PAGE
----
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4/22/2004

Film > Movies

Ashram to ashes

 

Cosmopolitan
3 stars
(NR)

If nothing else, "Cosmopolitan" deserves kudos for granting work to two actors always welcomed by discriminating viewers: Carol Kane, who sadly doesn't seem to end up in much of value these days; and Roshan Seth, who you'd swear is in just about everything, but only because you've stuck your snout so deep in the indie trough that you need to come up for air and see something good and commercial for a change. (Something with a talking ferret in it, maybe, or a wisecracking cop and a reanimated corpse who solve crimes together).

Just don't go before you see "Cosmopolitan," a slim but pleasing character study of an Indian-American man (Seth) facing a midlife crisis not of his own doing. Laid off from work when the movie begins, Seth's Gopal Muria suffers an added blow when his daughter announces she's leaving to teach English in Mongolia. Seconds later, his wife makes her own emancipation proclamation: She's abandoning him to join an ashram back home in India. Yes, just like that.

Left to his own, less-then-formidable devices, our hero is determined to stay as socially adept as you can be without actually leaving the house. He chats with telemarketers until they hang up in frustration, and he maintains a running process of self-evaluation by filling out the quizzes in Cosmopolitan magazine. This activity reveals Gopal as a "ditchable dude," but hope springs eternal -- maybe in the form of Helen Shaw (Kane), the high-school guidance counselor who lives next door. She's always struck Gopal as a woman with no morals, but suddenly, she's starting to look pretty good indeed.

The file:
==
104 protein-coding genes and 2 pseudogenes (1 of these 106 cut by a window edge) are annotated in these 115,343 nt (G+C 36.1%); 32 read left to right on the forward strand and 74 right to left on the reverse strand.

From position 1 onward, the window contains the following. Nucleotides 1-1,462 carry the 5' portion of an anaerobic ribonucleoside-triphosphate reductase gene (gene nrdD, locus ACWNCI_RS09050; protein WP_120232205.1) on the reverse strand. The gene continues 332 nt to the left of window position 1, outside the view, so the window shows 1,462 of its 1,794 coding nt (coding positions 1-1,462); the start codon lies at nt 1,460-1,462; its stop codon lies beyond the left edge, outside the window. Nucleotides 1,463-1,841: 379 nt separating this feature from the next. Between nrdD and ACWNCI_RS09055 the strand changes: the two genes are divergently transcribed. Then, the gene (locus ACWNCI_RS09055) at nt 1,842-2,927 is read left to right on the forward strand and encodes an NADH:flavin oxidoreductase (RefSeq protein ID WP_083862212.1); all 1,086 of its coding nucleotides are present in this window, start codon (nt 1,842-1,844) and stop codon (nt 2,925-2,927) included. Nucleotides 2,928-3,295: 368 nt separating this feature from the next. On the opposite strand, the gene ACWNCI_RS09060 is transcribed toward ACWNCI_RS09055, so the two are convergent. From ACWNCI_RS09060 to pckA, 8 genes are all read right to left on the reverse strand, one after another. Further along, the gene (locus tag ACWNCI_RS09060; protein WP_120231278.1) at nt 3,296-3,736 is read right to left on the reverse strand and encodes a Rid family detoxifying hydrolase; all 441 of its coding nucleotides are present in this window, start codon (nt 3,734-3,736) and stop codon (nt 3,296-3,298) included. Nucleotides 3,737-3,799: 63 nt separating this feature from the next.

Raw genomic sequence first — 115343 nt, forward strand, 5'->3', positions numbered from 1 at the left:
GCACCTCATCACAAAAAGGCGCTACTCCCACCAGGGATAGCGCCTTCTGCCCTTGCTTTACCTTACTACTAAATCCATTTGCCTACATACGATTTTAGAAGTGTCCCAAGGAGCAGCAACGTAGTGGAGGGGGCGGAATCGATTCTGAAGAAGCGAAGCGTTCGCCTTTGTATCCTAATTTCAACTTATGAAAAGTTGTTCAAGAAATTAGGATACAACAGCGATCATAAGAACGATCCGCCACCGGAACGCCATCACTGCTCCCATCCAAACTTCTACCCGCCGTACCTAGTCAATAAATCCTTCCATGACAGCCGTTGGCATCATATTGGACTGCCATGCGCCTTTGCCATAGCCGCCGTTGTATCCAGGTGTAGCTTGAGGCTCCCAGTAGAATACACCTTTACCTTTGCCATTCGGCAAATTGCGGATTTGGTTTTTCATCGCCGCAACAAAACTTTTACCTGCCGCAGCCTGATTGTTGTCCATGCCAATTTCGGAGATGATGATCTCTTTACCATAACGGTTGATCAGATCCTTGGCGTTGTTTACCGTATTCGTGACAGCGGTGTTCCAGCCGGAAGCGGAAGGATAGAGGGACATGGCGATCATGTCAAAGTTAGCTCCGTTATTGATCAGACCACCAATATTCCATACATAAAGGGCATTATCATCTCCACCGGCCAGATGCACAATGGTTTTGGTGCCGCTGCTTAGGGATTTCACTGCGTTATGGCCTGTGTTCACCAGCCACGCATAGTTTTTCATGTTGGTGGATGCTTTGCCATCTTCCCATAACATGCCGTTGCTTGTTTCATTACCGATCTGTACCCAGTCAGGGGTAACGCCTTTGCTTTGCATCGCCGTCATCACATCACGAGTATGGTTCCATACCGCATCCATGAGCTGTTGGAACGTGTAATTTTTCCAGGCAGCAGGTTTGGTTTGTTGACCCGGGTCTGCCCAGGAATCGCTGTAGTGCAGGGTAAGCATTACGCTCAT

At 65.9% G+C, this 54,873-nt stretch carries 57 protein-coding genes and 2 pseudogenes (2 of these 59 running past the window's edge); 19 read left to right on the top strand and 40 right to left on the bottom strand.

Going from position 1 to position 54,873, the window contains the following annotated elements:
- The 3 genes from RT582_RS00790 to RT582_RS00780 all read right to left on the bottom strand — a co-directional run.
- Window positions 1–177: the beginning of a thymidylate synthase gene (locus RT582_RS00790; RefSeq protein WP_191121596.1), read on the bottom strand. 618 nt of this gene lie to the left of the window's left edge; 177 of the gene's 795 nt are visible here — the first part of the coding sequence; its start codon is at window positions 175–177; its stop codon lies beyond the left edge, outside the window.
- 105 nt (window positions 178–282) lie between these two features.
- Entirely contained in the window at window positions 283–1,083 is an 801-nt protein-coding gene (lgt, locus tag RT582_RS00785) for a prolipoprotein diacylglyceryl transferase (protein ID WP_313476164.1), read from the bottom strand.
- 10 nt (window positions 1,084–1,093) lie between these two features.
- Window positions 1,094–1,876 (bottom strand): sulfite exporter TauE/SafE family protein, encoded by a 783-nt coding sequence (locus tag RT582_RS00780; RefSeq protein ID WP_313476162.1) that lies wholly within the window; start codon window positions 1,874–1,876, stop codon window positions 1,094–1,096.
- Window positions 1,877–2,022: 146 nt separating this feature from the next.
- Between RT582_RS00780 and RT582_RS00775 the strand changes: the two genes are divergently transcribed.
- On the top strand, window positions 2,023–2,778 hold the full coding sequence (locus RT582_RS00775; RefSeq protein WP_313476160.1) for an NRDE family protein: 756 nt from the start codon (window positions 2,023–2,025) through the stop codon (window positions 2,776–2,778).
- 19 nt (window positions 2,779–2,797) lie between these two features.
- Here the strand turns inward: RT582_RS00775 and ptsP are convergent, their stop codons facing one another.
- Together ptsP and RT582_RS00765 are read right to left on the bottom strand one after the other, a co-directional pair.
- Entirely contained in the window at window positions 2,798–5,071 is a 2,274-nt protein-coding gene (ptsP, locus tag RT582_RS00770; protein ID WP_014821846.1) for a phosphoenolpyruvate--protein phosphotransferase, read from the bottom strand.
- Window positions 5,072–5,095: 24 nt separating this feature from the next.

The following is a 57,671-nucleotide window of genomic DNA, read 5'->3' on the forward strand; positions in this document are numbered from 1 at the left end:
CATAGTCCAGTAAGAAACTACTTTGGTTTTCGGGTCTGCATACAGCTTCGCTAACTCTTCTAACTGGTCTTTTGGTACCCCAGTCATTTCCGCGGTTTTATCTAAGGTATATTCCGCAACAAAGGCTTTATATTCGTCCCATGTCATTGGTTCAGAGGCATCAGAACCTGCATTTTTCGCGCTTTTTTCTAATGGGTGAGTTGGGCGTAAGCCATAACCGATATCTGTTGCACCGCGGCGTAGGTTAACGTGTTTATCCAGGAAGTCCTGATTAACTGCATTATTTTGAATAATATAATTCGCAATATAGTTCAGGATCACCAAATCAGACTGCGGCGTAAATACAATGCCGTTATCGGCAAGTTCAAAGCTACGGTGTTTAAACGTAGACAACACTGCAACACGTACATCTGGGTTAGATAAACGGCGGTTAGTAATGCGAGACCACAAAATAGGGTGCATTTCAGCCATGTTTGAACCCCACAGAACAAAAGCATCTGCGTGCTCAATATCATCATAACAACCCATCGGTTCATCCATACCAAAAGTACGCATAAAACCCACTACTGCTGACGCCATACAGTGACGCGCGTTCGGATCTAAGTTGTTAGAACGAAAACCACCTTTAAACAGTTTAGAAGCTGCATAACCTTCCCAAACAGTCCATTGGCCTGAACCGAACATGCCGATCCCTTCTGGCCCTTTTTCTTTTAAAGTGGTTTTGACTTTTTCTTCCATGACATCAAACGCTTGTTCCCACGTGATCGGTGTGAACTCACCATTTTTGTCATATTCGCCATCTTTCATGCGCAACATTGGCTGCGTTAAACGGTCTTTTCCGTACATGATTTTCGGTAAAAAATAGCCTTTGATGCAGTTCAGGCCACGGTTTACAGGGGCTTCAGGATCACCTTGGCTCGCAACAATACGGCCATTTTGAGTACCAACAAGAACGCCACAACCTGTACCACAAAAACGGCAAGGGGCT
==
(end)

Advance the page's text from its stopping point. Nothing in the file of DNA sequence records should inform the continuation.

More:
In robbing Gopal of his support system, the movie aims to magnify the alienation felt by many first-generationers, who lose their mental hold on the motherland before fully coming to terms with their adopted country. Gopal's desperate drive to stay viable as a masculine figure is equally polluted by the Cosmo issues his daughter has left behind and the Bollywood musicals he watches habitually on the TV. The juxtaposition is about as subtle as the film gets: As directed by "Chutney Popcorn's" Nisha Ganatra and written by Monsoon Wedding's Sabrina Dhawani (adapting a short story by Akhil Sharma), it's given to obvious metaphors and quick associations. That might be an unavoidable byproduct of its tight, 53-minute running time (it will see broadcast on PBS in June), but the movie's just not always the right 53 minutes: The Gopal/Helen courtship springs up essentially overnight, while the number of fantasy sequences (three) that express Gopal's desires in the form of Bollywood-style musicales is allowed to far exceed their reasonable limit (one). Still, it's typically great to be in Kane's and Seth's company, and the film has a snazzy visual style, with explanatory text periodically popping up on screen to underline a good gag. Give it an hour now, and hook up with the ferret later.

Cosmopolitan with The Laughing Club of India 1:45 p.m. Sunday; all at Enzian Theater; 407-629-1088; $9 per screening, series pass $30)

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